Pulse Rate July 2014

The rockets’ red glare from the National Anthem were Congreve rockets— primitive, unguided missiles. The bombs bursting in air were shrapnel-producing shells.

Some Singapore Airlines planes feature a “corpse cupboard” where they can store dead bodies in a dignified manner if anyone croaks mid-flight. Suggestion to the airline: When not in use, the space can double as a keg cooler.

Time traveling KGB agents look away: Until 1977, the US nuclear launch codes were set to 00000000.

Power lines may look like boring black wires to humans, but to animals with more sensitive eyes, they appear to glow and flash.

Uh oh: The 34 by 45-mile volcanic caldera under Yellowstone National Park should leave Long Island in the clear when it erupts, but the state of Wyoming, and big portions of Montana and Idaho, will be covered in 13 feet of magma. Ash will blanket most of the US and Canada south of the Arctic circle.

This is not an endorsement, but technically, flipping off a cop is not a criminal offense. the us supreme court does not see classic profanities as legally obscene.

Ripped off by an Internet seller, an English man texted the fraudster the entire works of Shakespeare. That’s 30,000 words in 29,305 separate texts (he obviously had an unlimited plan).

The last time baseball’s Chicago Cubs won the World Series (1908), the NBA, NFL and NHL did not exist and Arizona and New Mexico were not yet states.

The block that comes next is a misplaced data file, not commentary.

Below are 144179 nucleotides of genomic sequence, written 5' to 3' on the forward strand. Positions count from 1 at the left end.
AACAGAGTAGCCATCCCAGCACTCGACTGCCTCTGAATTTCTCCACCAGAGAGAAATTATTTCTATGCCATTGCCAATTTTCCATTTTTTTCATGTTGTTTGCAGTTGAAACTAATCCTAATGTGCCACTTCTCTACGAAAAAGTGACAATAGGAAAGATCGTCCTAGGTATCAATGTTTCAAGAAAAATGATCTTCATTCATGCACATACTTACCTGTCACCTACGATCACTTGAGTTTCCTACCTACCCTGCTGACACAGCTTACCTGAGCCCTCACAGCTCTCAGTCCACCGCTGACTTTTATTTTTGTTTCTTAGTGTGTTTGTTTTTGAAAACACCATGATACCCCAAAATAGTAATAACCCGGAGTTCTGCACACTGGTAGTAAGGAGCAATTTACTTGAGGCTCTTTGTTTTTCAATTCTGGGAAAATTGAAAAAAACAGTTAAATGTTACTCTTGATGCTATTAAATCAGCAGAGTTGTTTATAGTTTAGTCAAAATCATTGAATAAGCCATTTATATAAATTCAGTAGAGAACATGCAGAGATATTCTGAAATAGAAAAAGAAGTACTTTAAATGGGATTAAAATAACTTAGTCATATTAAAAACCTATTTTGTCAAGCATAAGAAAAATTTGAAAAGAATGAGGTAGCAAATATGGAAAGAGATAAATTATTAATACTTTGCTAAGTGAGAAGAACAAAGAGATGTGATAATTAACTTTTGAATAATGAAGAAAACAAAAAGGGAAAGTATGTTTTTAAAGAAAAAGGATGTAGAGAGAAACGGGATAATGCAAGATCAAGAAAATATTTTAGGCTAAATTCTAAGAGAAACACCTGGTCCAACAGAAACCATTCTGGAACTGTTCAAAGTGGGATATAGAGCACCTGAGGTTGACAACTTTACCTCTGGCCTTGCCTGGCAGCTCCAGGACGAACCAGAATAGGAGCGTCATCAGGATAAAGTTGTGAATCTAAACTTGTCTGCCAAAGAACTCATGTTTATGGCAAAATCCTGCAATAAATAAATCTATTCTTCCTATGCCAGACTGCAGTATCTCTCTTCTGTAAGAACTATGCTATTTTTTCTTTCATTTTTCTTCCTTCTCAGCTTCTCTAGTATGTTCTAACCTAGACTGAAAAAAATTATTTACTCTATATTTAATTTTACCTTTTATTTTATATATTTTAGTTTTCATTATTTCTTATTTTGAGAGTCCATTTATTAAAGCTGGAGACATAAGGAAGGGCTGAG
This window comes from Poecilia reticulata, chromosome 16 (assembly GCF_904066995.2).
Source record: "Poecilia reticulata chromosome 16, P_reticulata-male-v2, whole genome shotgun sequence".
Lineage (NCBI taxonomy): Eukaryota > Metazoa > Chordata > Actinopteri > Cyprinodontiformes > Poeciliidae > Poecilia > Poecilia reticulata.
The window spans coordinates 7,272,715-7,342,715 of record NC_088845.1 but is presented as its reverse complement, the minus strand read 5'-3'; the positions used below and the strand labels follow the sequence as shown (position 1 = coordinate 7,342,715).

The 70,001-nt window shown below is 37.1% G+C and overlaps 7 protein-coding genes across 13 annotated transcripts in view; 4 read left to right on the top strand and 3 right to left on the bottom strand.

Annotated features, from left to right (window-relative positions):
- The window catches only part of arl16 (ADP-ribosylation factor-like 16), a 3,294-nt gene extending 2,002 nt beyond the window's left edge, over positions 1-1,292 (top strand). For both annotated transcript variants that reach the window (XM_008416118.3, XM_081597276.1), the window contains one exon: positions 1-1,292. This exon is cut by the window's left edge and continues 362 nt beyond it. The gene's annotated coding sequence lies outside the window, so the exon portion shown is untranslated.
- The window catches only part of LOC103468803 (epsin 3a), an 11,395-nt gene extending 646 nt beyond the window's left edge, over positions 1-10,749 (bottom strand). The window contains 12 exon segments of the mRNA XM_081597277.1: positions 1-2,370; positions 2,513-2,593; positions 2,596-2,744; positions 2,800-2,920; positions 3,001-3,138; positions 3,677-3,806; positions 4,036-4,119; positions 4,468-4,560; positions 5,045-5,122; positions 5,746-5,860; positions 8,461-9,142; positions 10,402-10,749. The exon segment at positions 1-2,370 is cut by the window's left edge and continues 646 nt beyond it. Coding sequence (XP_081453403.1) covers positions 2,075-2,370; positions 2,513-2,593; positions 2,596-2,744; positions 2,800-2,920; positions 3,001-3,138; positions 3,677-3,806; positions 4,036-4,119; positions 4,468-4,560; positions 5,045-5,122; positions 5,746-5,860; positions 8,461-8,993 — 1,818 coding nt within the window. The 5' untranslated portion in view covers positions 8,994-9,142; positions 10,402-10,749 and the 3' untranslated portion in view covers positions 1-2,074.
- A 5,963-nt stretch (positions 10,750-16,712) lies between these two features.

President Andrew Jackson taught his pet parrot to curse. Present at his 1845 funeral, the bird had to be removed because it began uttering a scorching string of obscenities.

Worst. Lottery. Ever. The word “decimated” is now typically used to describe total devastation, but in ancient Rome, one meaning was “taken as a tenth.” This alluded to a punishment levied against mutinous armies during the Roman Empire. The Romans would force the misbehaving individuals to draw lots and then execute the 10 percent who “won” the lottery.

michael isenbek

Michael Isenbek, Associate Editor, dabbles in both fiction and nonfiction writing, coordinates the Pulse event listings and writes the text for "Zoom," among other editorial tasks. He has a Master's Degree in Liberal Studies and a Bachelor's Degree in Cultural Studies with a concentration in Journalism from SUNY Empire State College.